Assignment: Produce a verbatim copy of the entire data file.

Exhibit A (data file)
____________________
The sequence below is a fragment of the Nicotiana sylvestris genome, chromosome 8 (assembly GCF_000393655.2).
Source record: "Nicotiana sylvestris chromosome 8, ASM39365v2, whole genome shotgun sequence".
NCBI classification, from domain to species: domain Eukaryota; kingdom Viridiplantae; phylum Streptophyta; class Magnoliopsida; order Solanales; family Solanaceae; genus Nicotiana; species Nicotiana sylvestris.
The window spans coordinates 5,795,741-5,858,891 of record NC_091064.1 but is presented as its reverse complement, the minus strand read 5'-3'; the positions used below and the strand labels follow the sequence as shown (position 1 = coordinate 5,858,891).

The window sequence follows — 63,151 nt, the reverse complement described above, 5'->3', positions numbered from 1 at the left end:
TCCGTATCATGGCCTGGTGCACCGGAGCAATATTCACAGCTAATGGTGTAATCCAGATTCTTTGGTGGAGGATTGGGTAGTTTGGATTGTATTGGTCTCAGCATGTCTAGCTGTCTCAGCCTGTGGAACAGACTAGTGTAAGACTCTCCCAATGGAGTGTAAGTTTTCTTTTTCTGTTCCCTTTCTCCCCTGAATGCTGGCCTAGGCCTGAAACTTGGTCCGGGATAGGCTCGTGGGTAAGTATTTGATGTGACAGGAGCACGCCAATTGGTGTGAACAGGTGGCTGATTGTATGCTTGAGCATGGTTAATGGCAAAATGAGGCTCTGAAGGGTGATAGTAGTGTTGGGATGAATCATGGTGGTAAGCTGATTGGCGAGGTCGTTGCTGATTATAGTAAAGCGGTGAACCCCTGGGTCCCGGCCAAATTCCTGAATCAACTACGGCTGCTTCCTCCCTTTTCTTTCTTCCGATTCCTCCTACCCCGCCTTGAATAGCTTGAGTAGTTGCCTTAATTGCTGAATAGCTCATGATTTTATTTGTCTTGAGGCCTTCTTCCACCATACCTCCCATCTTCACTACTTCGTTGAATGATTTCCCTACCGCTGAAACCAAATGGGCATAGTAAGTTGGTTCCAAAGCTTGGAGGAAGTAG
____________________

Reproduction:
The sequence below is a fragment of the Nicotiana sylvestris genome, chromosome 8 (assembly GCF_000393655.2).
Source record: "Nicotiana sylvestris chromosome 8, ASM39365v2, whole genome shotgun sequence".
NCBI classification, from domain to species: domain Eukaryota; kingdom Viridiplantae; phylum Streptophyta; class Magnoliopsida; order Solanales; family Solanaceae; genus Nicotiana; species Nicotiana sylvestris.
The window spans coordinates 5,795,741-5,858,891 of record NC_091064.1 but is presented as its reverse complement, the minus strand read 5'-3'; the positions used below and the strand labels follow the sequence as shown (position 1 = coordinate 5,858,891).

The window sequence follows — 63,151 nt, the reverse complement described above, 5'->3', positions numbered from 1 at the left end:
TCCGTATCATGGCCTGGTGCACCGGAGCAATATTCACAGCTAATGGTGTAATCCAGATTCTTTGGTGGAGGATTGGGTAGTTTGGATTGTATTGGTCTCAGCATGTCTAGCTGTCTCAGCCTGTGGAACAGACTAGTGTAAGACTCTCCCAATGGAGTGTAAGTTTTCTTTTTCTGTTCCCTTTCTCCCCTGAATGCTGGCCTAGGCCTGAAACTTGGTCCGGGATAGGCTCGTGGGTAAGTATTTGATGTGACAGGAGCACGCCAATTGGTGTGAACAGGTGGCTGATTGTATGCTTGAGCATGGTTAATGGCAAAATGAGGCTCTGAAGGGTGATAGTAGTGTTGGGATGAATCATGGTGGTAAGCTGATTGGCGAGGTCGTTGCTGATTATAGTAAAGCGGTGAACCCCTGGGTCCCGGCCAAATTCCTGAATCAACTACGGCTGCTTCCTCCCTTTTCTTTCTTCCGATTCCTCCTACCCCGCCTTGAATAGCTTGAGTAGTTGCCTTAATTGCTGAATAGCTCATGATTTTATTTGTCTTGAGGCCTTCTTCCACCATACCTCCCATCTTCACTACTTCGTTGAATGATTTCCCTACCGCTGAAACCAAATGGGCATAGTAAGTTGGTTCCAAAGCTTGGAGGAAGTAG